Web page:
David Graham, Chief Executive Officer, added, “This joint mission to hold the Games safely embodies the values of the Olympic Games through courage and determination. With the eyes of the world on Tokyo 2020 to deliver an uplifting, inspiring and spectacular Games, the International Federations appreciate the positive approach, commitment and dynamic leadership of IOC, ASOIF and Tokyo 2020 to safeguard the event and prioritise the health and wellbeing of everyone involved.”

Alastair Fox, Director of Events, commented, “The emphasis on safety at the Olympic Games Tokyo 2020 will mirror the safe ‘bubble’ environment that major sports around the world have created over the past year to keep athletes, coaches, officials and media personnel safe. It has been proven to work and we are confident that this year’s Olympic Games will be an incredible success.”

World Sailing and all of the Summer Olympic International Federations have been in regular communication with IOC President Thomas Bach, the IOC Sports Department and Tokyo 2020 regarding safety procedures. The comprehensive safety plan will be strictly enforced and President Bach informed attendees that while it is not obligatory for athletes to take the vaccination, he strongly urges them to do so.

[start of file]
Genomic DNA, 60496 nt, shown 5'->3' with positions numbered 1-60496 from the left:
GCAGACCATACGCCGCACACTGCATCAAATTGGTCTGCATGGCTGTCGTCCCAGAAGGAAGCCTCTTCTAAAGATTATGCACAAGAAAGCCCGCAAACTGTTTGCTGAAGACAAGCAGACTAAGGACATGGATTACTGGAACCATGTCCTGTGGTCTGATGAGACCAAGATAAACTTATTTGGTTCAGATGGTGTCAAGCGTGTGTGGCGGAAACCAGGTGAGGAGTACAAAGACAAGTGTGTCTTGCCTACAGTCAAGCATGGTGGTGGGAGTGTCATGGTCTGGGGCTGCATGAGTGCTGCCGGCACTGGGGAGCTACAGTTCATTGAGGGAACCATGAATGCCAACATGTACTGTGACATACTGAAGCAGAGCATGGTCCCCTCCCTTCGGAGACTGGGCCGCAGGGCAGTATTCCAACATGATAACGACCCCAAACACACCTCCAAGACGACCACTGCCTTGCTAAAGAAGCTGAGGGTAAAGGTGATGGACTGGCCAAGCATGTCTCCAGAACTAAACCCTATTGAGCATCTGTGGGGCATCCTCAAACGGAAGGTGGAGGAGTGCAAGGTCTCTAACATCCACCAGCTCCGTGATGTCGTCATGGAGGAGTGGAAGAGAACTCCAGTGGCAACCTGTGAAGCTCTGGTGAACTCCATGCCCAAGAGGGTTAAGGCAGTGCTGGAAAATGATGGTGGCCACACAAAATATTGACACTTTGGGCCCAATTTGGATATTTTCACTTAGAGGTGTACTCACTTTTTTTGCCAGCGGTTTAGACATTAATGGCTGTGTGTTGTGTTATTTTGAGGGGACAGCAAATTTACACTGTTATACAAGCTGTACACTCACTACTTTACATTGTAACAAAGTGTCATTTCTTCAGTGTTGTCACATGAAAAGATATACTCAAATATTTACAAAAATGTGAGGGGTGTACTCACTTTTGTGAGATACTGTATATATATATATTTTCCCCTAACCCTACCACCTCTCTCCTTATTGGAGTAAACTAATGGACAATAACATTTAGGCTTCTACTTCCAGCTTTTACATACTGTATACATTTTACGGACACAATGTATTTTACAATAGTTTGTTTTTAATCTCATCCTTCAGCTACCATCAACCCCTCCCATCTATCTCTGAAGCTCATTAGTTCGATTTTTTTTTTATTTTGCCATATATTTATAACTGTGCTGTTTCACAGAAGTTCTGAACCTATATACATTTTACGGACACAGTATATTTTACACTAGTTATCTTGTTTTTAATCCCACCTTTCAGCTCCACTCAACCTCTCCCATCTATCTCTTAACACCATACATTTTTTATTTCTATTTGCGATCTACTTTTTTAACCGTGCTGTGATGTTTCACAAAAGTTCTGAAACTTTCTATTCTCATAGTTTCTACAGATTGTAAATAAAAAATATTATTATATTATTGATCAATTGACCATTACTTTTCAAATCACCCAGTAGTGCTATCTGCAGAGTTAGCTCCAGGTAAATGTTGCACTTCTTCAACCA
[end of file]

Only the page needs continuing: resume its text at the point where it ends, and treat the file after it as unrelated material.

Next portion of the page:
Tokyo will welcome 350 sailors from 60 nations to race across the ten Olympic sailing events on Sagami Bay in Enoshima, Japan. Despite the delay, sailors around the world have maintained focus and sharpness by continuing their preparations with training camps and competitions as the clock ticks down to the first event on 23 July 2021.

Andrew Lewis of Trinidad and Tobago qualified for his third Olympic Games just over one year ago at the Hempel World Cup Series Event in Miami. After a period of training in his home country, Lewis will head to the Canary Islands, where he had previously completed a training camp, and remain there before travelling to Japan.